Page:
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August 14, 2005
Able Danger: Commission Response Doesn't Add Up

Tom Maguire and Jim Geraghty have done a fine job this morning dissecting the latest official, four-page response from the 9/11 Commission about the Able Danger program and its supposed identification of Mohammed Atta as an al-Qaeda operative a year before the attacks. Both Tom and Jim believe this response puts the onus back on Curt Weldon and his sources to provide more evidence that refutes Thomas Kean and Lee Hamilton.

In one sense, that's correct; in fact, I'd say that the onus has never really left Weldon in that he needs to get as much of the facts in the open now as possible. However, I remain deeply skeptical of this latest response, as much for the detail it provides as anything else:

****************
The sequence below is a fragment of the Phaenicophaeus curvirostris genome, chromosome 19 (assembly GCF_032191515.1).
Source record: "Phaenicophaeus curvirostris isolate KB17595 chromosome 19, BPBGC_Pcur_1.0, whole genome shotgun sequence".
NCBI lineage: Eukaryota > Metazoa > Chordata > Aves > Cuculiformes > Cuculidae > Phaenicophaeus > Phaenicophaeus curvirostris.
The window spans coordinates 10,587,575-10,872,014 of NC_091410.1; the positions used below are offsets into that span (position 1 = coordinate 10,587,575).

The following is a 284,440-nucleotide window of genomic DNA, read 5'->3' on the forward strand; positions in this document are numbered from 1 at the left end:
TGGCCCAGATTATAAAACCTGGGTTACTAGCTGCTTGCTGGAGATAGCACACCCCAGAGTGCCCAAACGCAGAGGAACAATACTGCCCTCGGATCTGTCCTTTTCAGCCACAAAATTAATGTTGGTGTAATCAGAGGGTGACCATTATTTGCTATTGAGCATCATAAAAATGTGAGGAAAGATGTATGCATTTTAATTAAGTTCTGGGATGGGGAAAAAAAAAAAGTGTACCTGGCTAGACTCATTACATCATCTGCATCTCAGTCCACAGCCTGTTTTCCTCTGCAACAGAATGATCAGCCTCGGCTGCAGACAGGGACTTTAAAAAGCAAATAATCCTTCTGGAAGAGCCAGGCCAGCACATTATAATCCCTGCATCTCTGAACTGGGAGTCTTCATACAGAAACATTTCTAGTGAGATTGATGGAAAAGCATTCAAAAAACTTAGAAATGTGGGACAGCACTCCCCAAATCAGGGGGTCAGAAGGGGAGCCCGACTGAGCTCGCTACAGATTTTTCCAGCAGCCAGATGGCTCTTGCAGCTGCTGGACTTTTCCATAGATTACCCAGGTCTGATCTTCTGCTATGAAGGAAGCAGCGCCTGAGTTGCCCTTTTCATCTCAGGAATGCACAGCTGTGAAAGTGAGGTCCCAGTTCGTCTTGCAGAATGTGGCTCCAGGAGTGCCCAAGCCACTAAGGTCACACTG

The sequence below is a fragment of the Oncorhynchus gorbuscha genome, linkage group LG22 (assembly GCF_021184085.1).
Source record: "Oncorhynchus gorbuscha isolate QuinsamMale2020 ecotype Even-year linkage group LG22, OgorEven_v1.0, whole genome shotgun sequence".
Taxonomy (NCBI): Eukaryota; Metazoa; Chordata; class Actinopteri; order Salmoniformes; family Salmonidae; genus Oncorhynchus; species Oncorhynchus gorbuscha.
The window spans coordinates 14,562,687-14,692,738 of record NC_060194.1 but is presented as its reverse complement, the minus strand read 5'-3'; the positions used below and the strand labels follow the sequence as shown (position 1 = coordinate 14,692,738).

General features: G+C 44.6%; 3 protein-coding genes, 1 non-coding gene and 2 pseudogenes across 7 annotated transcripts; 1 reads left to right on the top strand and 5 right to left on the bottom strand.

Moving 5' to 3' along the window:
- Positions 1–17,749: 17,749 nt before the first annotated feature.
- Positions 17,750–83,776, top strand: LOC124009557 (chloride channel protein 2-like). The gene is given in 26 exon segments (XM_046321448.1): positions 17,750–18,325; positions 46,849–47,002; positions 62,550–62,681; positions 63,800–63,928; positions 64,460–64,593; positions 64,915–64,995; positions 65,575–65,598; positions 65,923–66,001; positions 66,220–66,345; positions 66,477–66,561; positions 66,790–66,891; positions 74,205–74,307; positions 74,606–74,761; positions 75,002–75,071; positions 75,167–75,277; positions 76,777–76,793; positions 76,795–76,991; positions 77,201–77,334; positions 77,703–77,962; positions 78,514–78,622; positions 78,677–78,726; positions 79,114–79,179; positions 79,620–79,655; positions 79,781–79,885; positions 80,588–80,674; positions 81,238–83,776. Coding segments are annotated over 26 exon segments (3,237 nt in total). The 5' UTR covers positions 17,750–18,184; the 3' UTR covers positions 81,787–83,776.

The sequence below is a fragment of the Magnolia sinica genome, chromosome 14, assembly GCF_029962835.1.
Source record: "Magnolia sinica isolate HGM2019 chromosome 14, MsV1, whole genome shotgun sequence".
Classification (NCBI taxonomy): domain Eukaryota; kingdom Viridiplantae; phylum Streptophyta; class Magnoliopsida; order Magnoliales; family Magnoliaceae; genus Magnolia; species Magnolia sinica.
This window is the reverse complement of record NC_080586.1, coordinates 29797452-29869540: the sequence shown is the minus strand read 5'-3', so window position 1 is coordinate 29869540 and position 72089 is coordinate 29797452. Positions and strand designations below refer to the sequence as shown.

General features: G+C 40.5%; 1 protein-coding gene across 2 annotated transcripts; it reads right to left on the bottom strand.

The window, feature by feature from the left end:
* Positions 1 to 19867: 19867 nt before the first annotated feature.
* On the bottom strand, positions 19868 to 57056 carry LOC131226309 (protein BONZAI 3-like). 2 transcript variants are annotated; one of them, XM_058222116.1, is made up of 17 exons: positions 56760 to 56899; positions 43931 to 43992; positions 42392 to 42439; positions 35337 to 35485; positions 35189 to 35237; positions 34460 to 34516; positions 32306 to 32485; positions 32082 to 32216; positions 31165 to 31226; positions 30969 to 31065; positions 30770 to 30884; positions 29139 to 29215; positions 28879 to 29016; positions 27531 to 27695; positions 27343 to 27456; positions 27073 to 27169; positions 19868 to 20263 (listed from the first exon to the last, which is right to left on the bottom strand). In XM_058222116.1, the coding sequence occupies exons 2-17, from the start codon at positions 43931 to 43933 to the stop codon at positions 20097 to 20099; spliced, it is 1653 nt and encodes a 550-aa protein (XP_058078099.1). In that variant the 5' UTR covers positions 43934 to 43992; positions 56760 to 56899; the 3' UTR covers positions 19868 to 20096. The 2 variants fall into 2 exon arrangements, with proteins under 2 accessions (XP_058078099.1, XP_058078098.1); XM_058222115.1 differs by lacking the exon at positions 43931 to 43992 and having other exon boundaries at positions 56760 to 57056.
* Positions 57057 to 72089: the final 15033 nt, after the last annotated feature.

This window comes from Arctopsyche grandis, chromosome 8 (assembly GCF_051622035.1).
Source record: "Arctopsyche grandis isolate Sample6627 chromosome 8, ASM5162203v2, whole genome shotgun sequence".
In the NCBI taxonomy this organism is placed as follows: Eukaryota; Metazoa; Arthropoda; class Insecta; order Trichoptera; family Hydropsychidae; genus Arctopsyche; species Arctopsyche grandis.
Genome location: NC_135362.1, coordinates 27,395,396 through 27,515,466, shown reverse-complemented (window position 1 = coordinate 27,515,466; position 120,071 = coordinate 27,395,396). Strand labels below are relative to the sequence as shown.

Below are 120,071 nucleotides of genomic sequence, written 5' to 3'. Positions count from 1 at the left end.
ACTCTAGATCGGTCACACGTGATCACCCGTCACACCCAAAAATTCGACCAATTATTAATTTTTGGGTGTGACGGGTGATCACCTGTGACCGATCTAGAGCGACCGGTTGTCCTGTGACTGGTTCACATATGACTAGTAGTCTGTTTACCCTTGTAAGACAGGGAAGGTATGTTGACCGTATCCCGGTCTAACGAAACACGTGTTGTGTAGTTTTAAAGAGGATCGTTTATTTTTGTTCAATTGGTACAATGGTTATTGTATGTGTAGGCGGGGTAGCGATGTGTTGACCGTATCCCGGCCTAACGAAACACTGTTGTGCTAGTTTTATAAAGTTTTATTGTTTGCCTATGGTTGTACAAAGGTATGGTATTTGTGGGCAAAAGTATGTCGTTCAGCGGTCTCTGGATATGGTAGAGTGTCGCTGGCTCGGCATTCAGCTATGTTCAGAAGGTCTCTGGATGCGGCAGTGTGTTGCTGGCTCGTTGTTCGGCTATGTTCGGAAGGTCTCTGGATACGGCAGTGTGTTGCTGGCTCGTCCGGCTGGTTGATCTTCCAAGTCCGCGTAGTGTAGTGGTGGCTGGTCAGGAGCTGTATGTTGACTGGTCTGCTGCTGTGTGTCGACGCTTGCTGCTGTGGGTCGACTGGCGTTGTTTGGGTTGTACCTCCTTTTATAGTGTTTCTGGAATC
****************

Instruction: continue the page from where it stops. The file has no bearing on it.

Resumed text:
On July 12, 2004, as the drafting and editing process for the Report was coming to an end (the Report was released on July 22, and editing continued to occur through July 17), a senior staff member, Dieter Snell, accompanied by another staff member, met with the officer at one of the Commissions Washington, D.C. offices. A representative of the DOD also attended the interview. According to the memorandum for the record on this meeting, prepared the next day by Mr. Snell, the officer said that ABLE DANGER included work on link analysis, mapping links among various people involved in terrorist networks. According to this record, the officer recalled seeing the name and photo of Mohamed Atta on an analyst notebook chart assembled by another officer (who he said had retired and was now working as a DOD contractor). The officer being interviewed said he saw this material only briefly, that the relevant material dated from February through April 2000, and that it showed Mohamed Atta to be a member of an al Qaeda cell located in Brooklyn. The officer complained that this information and information about other alleged members of a Brooklyn cell had been soon afterward deleted from the document (redacted) because DOD lawyers were concerned about the propriety of DOD intelligence efforts that might be focused inside the United States. The officer referred to these as posse comitatus restrictions. Believing the law was being wrongly interpreted, he said he had complained about these restrictions up his chain of command in the U.S. Special Operations Command, to no avail.